Mr. Holder, Former Husband, retired from driving a tractor-trailer rig in January of 2017, at age sixty-five. He had been *520paying permanent periodic alimony since these parties divorced in 2003, but neither the parties' marital settlement agreement nor the final judgment dissolving their marriage addressed what would happen with alimony upon either party's retirement. After retiring, Former Husband petitioned for reduction or termination of alimony. The trial court reduced the alimony but did not terminate it, and Former Husband appeals that order. We reverse because the trial court erred in two respects: (1) imputing non-existent housing expenses to Former Wife; and (2) finding Former Husband voluntarily under-employed and imputing income to him without the required evidentiary basis. See § 61.08(2), Fla. Stat. (listing factors to be considered in evaluating need and ability to pay alimony); § 61.14(1)(a), Fla. Stat. (governing changes in alimony based on changed circumstances); see also Ketcher v. Ketcher , 188 So. 3d 991, 993 (Fla. 1st DCA 2016) (holding that award of alimony must be supported by findings of both need and ability to pay); McCray v. McCray , 493 So. 2d 1117, 1118 (Fla. 1st DCA 1986) (reversing alimony award where record did not support amount claimed as wife's need).
(1) Need: Imputing Expenses to Former Wife.
The trial court erred in finding that Former Wife demonstrated need. The evidence was undisputed that she received Social Security and Medicare disability benefits, plus a share of Former Husband's civil service and military retirement benefits, which was meeting her basic needs and leaving her a small surplus of monthly income. It was undisputed that she was not incurring housing expenses because she was living with her children on a rotating basis to spend time with grandchildren (apparently from an earlier marriage) and assist with their needs, and had a bungalow at her son's house. Even if there had been a present need for other housing, there was no evidence of what that would cost. The trial court erred in imputing housing expenses to Former Wife on this record. See Hedden v. Hedden, 240 So. 3d 148, 151-52 (Fla. 5th DCA 2018) (finding it an abuse of discretion to base alimony award on mere possibilities or speculation about future events); Kobe v. Kobe , 159 So. 3d 986, 987 (Fla. 1st DCA 2015) (concluding trial court erred in awarding alimony without sufficient record evidence and findings of actual expenses).
In addition, the record reflects that Former Wife has accumulated credit card debt that she attributed largely to purchasing craft supplies for her activities with her grandchildren, but the trial court did not consider the nature of these voluntary, non-essential expenses. Nor did the trial court consider that, if Former Wife, who claimed to be totally disabled, can assist with child-care and household needs for family members, she likely could do so for paying clients. An award of alimony should not exceed the recipient's actual, reasonable need. McCray , 493 So. 2d at 1118. On this record, the trial court erred in finding need, and therefore erred in failing to terminate Former Husband's alimony obligation.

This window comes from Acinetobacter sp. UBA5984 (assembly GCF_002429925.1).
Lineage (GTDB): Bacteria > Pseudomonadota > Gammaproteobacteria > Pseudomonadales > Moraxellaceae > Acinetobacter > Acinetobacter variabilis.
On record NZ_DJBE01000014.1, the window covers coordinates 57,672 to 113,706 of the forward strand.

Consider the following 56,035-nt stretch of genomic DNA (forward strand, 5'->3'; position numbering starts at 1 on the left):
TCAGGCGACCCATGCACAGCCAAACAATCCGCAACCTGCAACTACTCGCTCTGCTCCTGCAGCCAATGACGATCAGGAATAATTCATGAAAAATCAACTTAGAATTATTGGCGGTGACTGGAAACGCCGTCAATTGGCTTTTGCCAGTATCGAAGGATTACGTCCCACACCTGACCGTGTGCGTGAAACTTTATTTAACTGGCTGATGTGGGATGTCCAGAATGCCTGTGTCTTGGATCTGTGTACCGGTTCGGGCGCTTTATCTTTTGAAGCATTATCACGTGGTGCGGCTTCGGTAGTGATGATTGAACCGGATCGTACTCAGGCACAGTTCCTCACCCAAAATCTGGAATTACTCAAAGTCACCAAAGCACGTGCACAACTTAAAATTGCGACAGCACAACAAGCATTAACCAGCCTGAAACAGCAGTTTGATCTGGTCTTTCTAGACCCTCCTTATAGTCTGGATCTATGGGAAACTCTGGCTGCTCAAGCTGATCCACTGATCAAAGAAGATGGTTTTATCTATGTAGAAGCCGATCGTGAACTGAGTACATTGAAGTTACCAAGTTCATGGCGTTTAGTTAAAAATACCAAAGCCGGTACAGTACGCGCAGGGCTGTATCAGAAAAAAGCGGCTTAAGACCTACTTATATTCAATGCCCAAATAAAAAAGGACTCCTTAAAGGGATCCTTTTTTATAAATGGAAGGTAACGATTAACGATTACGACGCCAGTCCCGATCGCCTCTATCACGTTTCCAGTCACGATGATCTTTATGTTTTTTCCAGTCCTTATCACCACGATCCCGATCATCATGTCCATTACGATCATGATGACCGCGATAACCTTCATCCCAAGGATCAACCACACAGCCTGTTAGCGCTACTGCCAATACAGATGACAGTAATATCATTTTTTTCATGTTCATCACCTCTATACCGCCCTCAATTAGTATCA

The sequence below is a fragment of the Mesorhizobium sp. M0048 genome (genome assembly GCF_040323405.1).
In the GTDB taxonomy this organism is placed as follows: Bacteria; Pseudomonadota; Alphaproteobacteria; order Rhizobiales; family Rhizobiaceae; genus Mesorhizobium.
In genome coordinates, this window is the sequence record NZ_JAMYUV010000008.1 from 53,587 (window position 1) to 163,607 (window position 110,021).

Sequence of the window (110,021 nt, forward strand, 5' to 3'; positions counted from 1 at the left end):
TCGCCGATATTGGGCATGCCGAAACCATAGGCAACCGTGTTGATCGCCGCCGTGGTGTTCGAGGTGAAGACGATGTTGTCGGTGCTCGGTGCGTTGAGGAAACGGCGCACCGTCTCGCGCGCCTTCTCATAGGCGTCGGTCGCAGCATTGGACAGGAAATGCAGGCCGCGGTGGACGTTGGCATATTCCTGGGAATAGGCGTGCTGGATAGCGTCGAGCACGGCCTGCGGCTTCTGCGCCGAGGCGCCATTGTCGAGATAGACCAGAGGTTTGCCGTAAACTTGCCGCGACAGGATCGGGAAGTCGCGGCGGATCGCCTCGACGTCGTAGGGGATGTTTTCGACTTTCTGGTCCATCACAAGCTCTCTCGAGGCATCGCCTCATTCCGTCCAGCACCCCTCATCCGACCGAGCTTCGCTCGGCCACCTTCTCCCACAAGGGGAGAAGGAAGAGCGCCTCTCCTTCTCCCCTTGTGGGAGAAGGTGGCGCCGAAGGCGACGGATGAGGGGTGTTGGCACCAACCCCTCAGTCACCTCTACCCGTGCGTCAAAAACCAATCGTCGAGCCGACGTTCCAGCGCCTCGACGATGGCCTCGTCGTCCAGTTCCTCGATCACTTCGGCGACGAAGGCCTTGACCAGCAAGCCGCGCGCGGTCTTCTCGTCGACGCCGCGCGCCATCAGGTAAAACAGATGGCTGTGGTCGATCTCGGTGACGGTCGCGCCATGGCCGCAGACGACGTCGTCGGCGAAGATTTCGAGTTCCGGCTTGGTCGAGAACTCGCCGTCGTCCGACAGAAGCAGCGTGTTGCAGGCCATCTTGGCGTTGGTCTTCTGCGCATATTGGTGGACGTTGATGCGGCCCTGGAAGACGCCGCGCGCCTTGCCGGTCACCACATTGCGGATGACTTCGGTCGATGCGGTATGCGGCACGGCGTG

(2) Ability to Pay: Imputing Post-Retirement Income to Former Husband.
Although the error in finding need is dispositive of this appeal, we address the error in the trial court's treatment of Former Husband's retirement, in the event it becomes relevant in future proceedings between these parties. Retirement is a changed circumstance warranting reconsideration of alimony. Pimm v. Pimm, 601 So. 2d 534, 537 (Fla. 1992) ("In *521determining whether a voluntary retirement is reasonable, the court must consider the payor's age, health, and motivation for retirement, as well as the type of work the payor performs and the age at which others engaged in that line of work normally retire."). The supreme court in Pimm noted that sixty-five "has become the traditional and presumptive age of retirement for American workers." Id. The court also noted that "[e]ven at the age of sixty-five or later, a payor spouse should not be permitted to unilaterally choose voluntary retirement if this choice places the receiving spouse in peril of poverty." Id.